Baram River Delta
Sarawak | Island of Borneo
Date of acquisition: December 9th, 2023 | 02:56:27 UTC
Sensor: Sentinel-2 L2A
Coordinates: ca. 4.6°N, 113.9°E
The Baram River (Malay: Sungai Baram) is a river in Sarawak on the island of Borneo. At 400 km, it is the second longest river in Sarawak. The river rises in the Kelabit Highlands, which forms a natural border with Sarawak. It flows westwards through tropical rainforest to the South China Sea, where it forms a delta. As the river loses energy while it flows into the sea, the estuary is raised by the sediments of the delta, which spread out in a west-north-west direction, forming the characteristic claw-shaped mouth.
The course of the river is characterised by the development of swamps, mostly covered with peat deposits. As a result, the river carries a lot of organic matter into the ocean. The Baram River is therefore a “blackwater” river, a slow flowing river with a brownish colour, due to the large amount of dissolved humic and fulvic acids.. The plume of the Baram River is often characterized by sharp, distinct boundaries indicating the presence of water fronts (Figures 1-3).
The formation of whitecaps (foam wings) in the ring area near the tip of the mouth is very interesting (Figures 4-6). It can be seen that all whitecaps have the same triangular shape and their tips are radially directed from the centre to the periphery (Figures 2-6).
The wave fronts coming from the South China Sea circumnavigate the cape where the river mouth is located. If the roughness of the river has a higher frequency than the roughness of the ocean (with approximately the same amplitude), the river water in the contact area is forced to release excess energy, which is reflected in the formation of whitecaps on the crests of the waves (Figures 3-6). In the same area, a belt of the light fraction of the discharged material can also be observed near the surface. This phenomenon is particularly common during the northeast monsoon, when cold winter winds blow across the South China Sea due to high atmospheric pressure over the continent, and somewhat less common during the southwest monsoon. This rare phenomenon can be observed more frequently in the north-eastern part of the area of contact between the water masses. That is due to the pattern of local ocean currents and the topography of the seabed in this region.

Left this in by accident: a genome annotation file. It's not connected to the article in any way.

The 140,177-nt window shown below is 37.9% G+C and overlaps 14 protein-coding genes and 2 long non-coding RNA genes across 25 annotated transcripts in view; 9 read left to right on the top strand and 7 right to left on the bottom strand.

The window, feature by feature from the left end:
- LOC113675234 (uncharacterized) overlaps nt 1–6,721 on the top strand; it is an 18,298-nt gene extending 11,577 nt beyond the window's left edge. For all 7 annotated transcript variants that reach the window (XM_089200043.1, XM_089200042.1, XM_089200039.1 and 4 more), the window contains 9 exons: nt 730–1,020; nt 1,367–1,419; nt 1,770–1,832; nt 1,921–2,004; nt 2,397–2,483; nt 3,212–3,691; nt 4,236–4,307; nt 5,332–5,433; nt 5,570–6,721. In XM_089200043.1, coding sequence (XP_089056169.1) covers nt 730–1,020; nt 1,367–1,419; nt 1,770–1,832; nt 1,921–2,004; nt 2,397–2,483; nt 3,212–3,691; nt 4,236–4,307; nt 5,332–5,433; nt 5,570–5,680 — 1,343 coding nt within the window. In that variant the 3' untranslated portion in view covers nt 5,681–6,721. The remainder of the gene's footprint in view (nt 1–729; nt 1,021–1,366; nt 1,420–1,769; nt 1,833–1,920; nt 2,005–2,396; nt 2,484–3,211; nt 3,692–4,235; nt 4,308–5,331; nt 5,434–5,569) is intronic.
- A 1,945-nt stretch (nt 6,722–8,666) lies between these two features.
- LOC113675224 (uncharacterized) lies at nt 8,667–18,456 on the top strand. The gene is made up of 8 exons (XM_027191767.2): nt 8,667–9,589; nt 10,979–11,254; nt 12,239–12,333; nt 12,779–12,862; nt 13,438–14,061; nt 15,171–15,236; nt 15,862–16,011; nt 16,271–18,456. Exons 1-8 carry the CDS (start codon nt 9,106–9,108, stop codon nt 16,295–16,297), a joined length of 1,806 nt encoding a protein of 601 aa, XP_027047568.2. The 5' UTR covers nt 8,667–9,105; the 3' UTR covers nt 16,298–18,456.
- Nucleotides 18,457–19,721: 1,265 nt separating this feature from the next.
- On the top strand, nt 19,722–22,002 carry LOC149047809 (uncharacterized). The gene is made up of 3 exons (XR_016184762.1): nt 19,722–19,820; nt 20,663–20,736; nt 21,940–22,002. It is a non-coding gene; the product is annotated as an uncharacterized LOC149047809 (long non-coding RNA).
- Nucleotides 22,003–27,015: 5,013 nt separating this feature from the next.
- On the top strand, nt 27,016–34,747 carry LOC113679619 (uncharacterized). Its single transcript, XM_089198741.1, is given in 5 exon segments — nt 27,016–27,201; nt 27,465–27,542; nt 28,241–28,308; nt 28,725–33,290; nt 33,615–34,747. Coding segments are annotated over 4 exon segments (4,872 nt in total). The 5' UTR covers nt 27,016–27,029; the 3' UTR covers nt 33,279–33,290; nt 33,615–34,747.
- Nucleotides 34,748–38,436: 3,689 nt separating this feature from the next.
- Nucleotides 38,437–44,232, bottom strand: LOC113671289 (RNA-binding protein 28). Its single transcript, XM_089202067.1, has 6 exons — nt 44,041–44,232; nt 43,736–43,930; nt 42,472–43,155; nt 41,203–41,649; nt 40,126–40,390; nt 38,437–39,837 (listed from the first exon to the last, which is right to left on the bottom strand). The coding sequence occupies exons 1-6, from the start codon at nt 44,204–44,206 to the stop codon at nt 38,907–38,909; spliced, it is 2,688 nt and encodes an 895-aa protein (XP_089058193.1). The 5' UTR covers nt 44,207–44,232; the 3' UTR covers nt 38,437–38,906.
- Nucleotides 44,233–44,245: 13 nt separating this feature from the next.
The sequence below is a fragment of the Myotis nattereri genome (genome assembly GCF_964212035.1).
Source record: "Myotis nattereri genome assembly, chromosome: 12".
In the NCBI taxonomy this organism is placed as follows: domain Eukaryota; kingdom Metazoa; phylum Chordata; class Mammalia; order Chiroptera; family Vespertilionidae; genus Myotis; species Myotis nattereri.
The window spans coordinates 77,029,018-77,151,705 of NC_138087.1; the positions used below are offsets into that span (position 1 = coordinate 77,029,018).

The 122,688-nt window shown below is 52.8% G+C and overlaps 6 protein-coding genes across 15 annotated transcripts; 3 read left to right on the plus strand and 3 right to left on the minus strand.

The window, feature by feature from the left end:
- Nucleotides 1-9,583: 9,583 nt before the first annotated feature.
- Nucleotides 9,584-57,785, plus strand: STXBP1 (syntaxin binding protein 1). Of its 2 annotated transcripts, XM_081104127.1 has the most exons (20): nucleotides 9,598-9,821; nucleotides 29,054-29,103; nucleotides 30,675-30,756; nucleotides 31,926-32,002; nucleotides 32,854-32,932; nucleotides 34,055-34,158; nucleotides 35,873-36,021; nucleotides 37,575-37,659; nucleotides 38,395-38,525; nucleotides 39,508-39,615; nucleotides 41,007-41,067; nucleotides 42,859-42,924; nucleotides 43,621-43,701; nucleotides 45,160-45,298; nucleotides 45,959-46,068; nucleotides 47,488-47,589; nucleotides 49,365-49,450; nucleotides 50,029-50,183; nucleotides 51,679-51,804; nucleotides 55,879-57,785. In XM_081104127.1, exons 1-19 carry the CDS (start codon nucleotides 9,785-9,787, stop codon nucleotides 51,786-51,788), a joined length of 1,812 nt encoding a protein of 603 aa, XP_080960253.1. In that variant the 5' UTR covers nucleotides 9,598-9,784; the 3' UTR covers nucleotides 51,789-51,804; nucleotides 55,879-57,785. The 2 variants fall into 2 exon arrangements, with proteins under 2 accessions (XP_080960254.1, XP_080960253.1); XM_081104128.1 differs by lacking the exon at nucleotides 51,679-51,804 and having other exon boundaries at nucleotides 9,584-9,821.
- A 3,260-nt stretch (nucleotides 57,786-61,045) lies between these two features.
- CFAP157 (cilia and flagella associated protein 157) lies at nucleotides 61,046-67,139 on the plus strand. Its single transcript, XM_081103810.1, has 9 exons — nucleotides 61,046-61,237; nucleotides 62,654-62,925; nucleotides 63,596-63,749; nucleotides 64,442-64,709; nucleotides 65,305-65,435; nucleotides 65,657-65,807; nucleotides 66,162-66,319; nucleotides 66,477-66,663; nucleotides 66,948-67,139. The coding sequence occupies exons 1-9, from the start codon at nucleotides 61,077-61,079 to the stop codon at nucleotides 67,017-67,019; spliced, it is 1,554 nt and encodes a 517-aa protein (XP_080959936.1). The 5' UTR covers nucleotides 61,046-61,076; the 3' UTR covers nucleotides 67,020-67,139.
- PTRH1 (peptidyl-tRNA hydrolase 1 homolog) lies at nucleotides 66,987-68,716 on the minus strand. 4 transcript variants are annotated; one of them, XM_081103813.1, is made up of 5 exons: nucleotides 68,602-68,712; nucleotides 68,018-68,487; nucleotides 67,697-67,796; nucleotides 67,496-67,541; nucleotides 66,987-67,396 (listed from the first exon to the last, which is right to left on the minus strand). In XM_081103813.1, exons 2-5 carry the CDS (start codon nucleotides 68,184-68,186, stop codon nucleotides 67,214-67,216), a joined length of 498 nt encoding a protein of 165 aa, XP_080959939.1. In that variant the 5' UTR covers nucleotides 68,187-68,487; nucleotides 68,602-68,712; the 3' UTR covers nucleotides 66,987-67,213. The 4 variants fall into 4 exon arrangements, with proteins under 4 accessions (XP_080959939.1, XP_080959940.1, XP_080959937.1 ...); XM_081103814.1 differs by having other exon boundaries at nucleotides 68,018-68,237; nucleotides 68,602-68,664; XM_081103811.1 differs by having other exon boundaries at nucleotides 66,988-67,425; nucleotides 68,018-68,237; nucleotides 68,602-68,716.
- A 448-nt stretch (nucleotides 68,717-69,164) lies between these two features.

It should be noted that the front of organic matter plume of the river often does not coincide with the area where the whitecaps form (Figure 3).
The diagram “Figure 7” shows the sea depth around the estuary, the statistically frequent location of some sea wave fronts around the estuary cape and the statistical location of the contact area between the river and the sea waters in the last 5 years.
Around the Baram delta, there are significant oil and gas reserves on the shelf (Figure 8). Fossil fuels are extracted underwater.